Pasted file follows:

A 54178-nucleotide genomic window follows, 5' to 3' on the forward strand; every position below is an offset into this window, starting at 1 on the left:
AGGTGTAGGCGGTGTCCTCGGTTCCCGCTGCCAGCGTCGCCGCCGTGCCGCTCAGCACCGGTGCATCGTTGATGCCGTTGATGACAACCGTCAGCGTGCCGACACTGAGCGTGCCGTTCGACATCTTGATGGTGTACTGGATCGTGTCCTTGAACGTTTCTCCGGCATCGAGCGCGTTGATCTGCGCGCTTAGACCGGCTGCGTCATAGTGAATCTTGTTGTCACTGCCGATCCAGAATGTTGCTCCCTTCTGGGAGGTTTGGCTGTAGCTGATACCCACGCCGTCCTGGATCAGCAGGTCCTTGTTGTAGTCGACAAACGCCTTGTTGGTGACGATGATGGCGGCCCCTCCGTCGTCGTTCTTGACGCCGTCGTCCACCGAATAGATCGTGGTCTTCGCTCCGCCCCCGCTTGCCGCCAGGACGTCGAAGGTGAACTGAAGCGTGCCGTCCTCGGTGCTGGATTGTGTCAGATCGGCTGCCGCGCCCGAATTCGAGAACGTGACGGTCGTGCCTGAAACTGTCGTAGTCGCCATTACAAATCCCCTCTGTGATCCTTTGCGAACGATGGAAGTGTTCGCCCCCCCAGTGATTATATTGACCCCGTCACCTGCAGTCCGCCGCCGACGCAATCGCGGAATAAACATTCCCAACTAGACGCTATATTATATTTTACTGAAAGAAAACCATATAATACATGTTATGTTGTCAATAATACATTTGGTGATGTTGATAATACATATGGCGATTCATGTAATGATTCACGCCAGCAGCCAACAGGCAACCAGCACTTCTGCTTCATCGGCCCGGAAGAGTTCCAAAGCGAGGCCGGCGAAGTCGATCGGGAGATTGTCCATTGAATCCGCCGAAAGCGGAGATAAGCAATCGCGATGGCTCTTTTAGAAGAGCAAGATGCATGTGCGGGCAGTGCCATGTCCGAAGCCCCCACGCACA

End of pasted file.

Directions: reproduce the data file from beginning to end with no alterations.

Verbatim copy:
A 54178-nucleotide genomic window follows, 5' to 3' on the forward strand; every position below is an offset into this window, starting at 1 on the left:
AGGTGTAGGCGGTGTCCTCGGTTCCCGCTGCCAGCGTCGCCGCCGTGCCGCTCAGCACCGGTGCATCGTTGATGCCGTTGATGACAACCGTCAGCGTGCCGACACTGAGCGTGCCGTTCGACATCTTGATGGTGTACTGGATCGTGTCCTTGAACGTTTCTCCGGCATCGAGCGCGTTGATCTGCGCGCTTAGACCGGCTGCGTCATAGTGAATCTTGTTGTCACTGCCGATCCAGAATGTTGCTCCCTTCTGGGAGGTTTGGCTGTAGCTGATACCCACGCCGTCCTGGATCAGCAGGTCCTTGTTGTAGTCGACAAACGCCTTGTTGGTGACGATGATGGCGGCCCCTCCGTCGTCGTTCTTGACGCCGTCGTCCACCGAATAGATCGTGGTCTTCGCTCCGCCCCCGCTTGCCGCCAGGACGTCGAAGGTGAACTGAAGCGTGCCGTCCTCGGTGCTGGATTGTGTCAGATCGGCTGCCGCGCCCGAATTCGAGAACGTGACGGTCGTGCCTGAAACTGTCGTAGTCGCCATTACAAATCCCCTCTGTGATCCTTTGCGAACGATGGAAGTGTTCGCCCCCCCAGTGATTATATTGACCCCGTCACCTGCAGTCCGCCGCCGACGCAATCGCGGAATAAACATTCCCAACTAGACGCTATATTATATTTTACTGAAAGAAAACCATATAATACATGTTATGTTGTCAATAATACATTTGGTGATGTTGATAATACATATGGCGATTCATGTAATGATTCACGCCAGCAGCCAACAGGCAACCAGCACTTCTGCTTCATCGGCCCGGAAGAGTTCCAAAGCGAGGCCGGCGAAGTCGATCGGGAGATTGTCCATTGAATCCGCCGAAAGCGGAGATAAGCAATCGCGATGGCTCTTTTAGAAGAGCAAGATGCATGTGCGGGCAGTGCCATGTCCGAAGCCCCCACGCACA